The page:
Each November, the President signs a proclamation declaring November as the time to honor and recognize our nation’s military families. In 2013, President Obama said, “during Military Family Month, we celebrate the families who make daily sacrifices to keep our Nation whole, and we remember a most sacred obligation – to serve them as well as they serve us.”
Personally, I’m well aware of the daily sacrifices that all military families make to keep our nation whole. The grease-stained flight suits, the deployments, the moving. So how do I honor myself? How and why would I celebrate my own membership to this club? November is also the month when we celebrate Veteran’s Day, an official U.S. holiday originally called Armistice Day, designed to celebrate our veterans. But I’m not a veteran either. Okay, so now what?
If November is Military Family Month, why not use this chance to help civilians understand what life is like for military families and veterans. Here are some ideas:
- Check with your children’s teachers and offer to come in and share a military related lesson. For instance, you or your spouse can bring in uniforms, flight helmets or patches and explain the significance of the unit insignia.
- Offer to read military-themed books during library time or in class. My personal favorite is Nubs, The True Story of a Mutt, a Marine, and a Miracle by Brian Dennis. Kids in kindergarten through 2nd or 3rd grade will enjoy the sweet tale of a wild pooch who found a home with a big, tough Marine. Teachers can wrap in a lesson on letter writing – and kids can mail Nubs a letter thanking him for his service.
- Night Catch by Brenda Ehrmantraut is a lovely story that helps kids understand that despite a parent or loved one’s physical absence, staying connected isn’t impossible. It’s another book that you or your spouse can read at school or at home. Again, chat with the teacher about a related lesson plan.
- Offer to talk about Veteran’s Day at a local high school. The History Channel has a unique program called “Take a Veteran to School.” It’s important to remember that 99% of our nation does not serve in the military and they have only a tangential connection, at best, to someone who does. There’s an entire how-to guide, lesson plans and suggestions for would-be presenters. Visit www.history.com/veterans to learn more.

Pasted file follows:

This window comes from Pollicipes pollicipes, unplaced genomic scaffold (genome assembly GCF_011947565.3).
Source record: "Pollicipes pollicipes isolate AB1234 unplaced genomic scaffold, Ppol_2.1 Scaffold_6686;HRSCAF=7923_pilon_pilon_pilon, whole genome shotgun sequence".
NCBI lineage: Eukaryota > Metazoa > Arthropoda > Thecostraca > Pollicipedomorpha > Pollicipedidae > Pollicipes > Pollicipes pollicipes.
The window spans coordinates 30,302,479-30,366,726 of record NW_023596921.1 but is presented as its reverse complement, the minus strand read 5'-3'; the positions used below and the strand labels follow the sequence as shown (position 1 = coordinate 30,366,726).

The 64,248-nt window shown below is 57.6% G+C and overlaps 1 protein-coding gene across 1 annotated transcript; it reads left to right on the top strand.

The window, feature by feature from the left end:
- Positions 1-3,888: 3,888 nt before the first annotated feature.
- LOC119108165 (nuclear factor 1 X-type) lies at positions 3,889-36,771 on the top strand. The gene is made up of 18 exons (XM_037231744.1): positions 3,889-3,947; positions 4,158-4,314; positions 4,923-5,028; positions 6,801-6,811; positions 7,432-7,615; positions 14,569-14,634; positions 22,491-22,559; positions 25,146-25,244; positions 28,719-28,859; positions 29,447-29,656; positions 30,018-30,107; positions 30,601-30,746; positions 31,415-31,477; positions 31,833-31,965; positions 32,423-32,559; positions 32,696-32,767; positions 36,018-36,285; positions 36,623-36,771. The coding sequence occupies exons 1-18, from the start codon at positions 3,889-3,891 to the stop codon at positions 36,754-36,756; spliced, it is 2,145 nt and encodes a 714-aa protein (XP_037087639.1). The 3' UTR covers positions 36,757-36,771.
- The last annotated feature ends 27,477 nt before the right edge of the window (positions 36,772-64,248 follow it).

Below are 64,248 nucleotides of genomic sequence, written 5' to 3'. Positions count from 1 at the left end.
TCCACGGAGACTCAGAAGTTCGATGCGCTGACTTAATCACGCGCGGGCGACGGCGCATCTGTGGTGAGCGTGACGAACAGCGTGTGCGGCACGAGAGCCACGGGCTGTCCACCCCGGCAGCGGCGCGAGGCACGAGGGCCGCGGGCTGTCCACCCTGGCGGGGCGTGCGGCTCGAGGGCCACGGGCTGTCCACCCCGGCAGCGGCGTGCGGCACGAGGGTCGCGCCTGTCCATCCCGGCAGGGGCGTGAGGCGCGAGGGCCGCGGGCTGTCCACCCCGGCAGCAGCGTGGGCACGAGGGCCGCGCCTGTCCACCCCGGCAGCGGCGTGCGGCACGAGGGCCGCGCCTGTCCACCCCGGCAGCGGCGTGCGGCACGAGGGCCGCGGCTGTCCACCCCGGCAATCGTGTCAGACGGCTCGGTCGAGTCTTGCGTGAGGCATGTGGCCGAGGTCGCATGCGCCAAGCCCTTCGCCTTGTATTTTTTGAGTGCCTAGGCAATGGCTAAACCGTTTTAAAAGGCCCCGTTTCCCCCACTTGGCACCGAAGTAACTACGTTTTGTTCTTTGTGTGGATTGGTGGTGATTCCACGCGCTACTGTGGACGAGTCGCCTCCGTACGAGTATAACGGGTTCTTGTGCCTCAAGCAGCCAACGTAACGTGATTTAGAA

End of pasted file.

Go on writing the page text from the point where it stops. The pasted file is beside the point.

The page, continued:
- Check with the Public Affairs Officer and see if there are demonstrations or field trip opportunities on base. When we were stationed at Marine Corps Air Station Yuma, the K-9 dog trainers were thrilled to show off their furry Marine’s tricks and abilities for local school children.
- Visit an area museum like the National Museum of the Air Force. Triple Ace Col C.E. “Bud” Anderson will share stories and answer questions at a special event on November.
- Anderson flew 116 missions during WWII and later became an acclaimed Fighter test pilot at Wright Patterson. Our WWII veterans are dying at a rate of about 550 a day so take this chance to shake “Bud’s” hand and say thank you.
- Team Red, White and Blue has a Dayton chapter. This non-profit organization, started and staffed by veterans and military spouses, connects civilians and military folks through physical activity like group runs, yoga classes and social gatherings. Check with the Dayton Chapter Captain for upcoming events (www.teamrwb.org).
- Most importantly, don’t forget about your own military kids. My daughters regularly ask if their dad is going to deploy again. They worry about it even though I’ve assured them it’s improbable. So this month, my husband and I will put our phones away and take them on a hike in a nearby preserve and then to their favorite noodle shop. And while we slurp spicy miso and udon, we’ll thank them for their service.
Molly Blake is a freelance writer. Her husband recently retired after serving 20 years in the United States Marine Corps. She attended the University of Dayton and writes about issues affecting military families and other parenting issues. Follow her on twitter @mblakewrites.